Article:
Aleph choice

I have built an Aleph 4.It sounds very nicely!!!
Your question is a bit strange.Power is not a rule for sound quality.
I have not heard an Aleph with 3 stages.Might be interesting if your precious load has very very low impedance,such as electrostatics,etc.
If your speaker is kind an Aleph 4 will bring you satisfaction,for me the 100 W over my horns and bass 97 dB/Watt is large enough!!!!

Have a good search...:

Nelson Pass

The one and only
Paid Member
2001-03-29 12:38 am
If you want to hear an Aleph with 3 stages,
try the 0 or the 0s.

Both had considerably better bass control and
lower distortion than the later 2 stage designs,
and the 0 gave the same distortion curve into
2 ohms as 8 ohms.

Most people still preferred the 2 stage overall. I think
that part of it was that the 3 stage design sounded
more like the other amps on the market, and the 2
stage did not.
Mr Pass,

If the 2 stage design sounds so much more differently than the 3 stage design, then how would you describe the difference between the two designs?

In a Dutch Forum,, I am involved in a discussion with someone who claims that the Aleph series can't deliver their power specified. Translated, he claims this:

The Aleph 1.2 operates in Single ended class-A. If I correctly interpreted the schematic, it runs at about 330 mA idle current per output transistor. This times 12 gives a total idle curret of 4A. Totally there is exists 120V across the amp. That means it dissipates 480 Watts. Such a design can never deliver more than 4A peak at its load. At 4 Ohms, that would be 32W max, and at 8 Ohms 64W. But, at these powers it will distort a lot.

I don't believe that this Aleph will remain stable unconditionally. It is an "Overall feedback" design. And there seems to be quite a lot "local" feedback. There is no "Boucherot" or "Zobel" network. That can give problems when driving capacitive loads. If that generates a problem you can always place such a network behind the amp.


Yours, Peter

It disturbs me, because I can't refute his calculations. But I also cannot believe that the Aleph manuals are a bunch of nonsense. Can you comment on this?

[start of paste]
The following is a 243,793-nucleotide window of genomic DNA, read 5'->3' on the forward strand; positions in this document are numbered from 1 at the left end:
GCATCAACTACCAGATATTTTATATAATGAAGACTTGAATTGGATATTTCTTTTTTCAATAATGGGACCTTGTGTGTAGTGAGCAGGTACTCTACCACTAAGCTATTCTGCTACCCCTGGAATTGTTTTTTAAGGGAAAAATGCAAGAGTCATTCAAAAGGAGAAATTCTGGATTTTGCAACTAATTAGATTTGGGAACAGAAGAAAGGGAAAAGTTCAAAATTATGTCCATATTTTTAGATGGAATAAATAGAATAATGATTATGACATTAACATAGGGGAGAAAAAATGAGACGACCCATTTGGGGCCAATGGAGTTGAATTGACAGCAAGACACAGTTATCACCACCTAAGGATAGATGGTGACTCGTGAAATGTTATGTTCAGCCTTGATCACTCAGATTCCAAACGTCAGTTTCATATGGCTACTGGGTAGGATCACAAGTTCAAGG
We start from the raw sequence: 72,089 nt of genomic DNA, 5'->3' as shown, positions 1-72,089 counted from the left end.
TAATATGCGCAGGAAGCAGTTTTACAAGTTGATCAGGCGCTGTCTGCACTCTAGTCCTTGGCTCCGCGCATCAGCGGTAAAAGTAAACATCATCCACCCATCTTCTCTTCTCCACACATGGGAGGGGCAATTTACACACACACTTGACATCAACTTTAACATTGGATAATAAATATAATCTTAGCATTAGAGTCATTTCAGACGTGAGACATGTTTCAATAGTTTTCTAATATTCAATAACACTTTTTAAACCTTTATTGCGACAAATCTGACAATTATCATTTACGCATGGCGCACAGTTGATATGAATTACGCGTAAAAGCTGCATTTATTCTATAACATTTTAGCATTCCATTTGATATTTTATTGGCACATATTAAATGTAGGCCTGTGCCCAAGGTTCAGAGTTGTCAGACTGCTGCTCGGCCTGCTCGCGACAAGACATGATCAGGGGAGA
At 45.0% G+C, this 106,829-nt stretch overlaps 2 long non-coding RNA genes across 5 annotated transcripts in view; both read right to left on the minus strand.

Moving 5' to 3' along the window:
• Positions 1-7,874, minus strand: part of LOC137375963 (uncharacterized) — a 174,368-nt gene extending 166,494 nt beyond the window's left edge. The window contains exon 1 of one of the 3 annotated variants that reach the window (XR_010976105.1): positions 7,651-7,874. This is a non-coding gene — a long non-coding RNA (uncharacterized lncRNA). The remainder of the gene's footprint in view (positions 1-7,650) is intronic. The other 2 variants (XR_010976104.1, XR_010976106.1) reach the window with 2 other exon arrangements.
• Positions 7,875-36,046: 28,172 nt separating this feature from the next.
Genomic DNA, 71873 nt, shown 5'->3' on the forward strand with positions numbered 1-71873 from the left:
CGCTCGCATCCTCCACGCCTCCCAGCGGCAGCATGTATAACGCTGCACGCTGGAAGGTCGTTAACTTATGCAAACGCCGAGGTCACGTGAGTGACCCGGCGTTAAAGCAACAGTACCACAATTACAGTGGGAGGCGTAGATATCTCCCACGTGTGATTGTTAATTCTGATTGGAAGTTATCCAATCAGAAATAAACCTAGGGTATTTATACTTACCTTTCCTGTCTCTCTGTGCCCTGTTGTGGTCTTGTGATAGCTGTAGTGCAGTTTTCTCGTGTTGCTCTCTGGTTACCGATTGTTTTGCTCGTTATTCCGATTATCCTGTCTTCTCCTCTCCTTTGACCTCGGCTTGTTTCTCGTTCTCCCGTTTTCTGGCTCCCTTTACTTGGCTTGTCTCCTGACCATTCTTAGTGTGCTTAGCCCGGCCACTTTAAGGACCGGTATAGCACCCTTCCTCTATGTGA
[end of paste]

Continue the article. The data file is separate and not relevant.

Bouke van der Weerdt

It seems that your correspondent, Peter, has overlooked a basic fundamental of the Aleph series, the active current source. His calculations are correct for a single-ended output stage with a constant current source, but the Aleph has an active current source which enables the peak output current to be twice the quiescent current. If the quiescent current is 4A, the peak output current will approach 8A and this gives around 120Wrms into 4ohm. The 8ohm power will be limited by the supply rail voltage.

Geoff is correct. The Aleph current source varies. It is driven by a signal derived from the resistor network at the output. Yes, this can also be contrued as local feedback. He would prefer more global feedback, perhaps? The patent would be good light reading for your acquaintence.
Regarding feedback. I've got two pairs of Aleph 2s and a Mini-A (actually at the moment, it's a Mini-XA, but that's another topic entirely...) on hand to play with. In particular, I have tortured the Mini-A in ways that I wouldn't treat a 'normal' amp; since the parts cost is so low, if I blow something I won't shed any tears. Among other things I've tried: running the amp with the feedback loop disconnected entirely (open loop--something I normally only try with tube circuits) and various other ratios of closed loop feedback. Nary a problem. In fact the only thing that has given me a moment's trouble is the placement of the negative power lead from the power supply. For whatever reason, this can cause the circuit to get twitchy. I hooked a 1uF cap across the output and the amp didn't even notice. How much more capacitance the fellow might want to put on there, I don't know, but even the Mini-A can handle some capacitance. Note that this is something I wouldn't care to try with a lot of other solid state amps.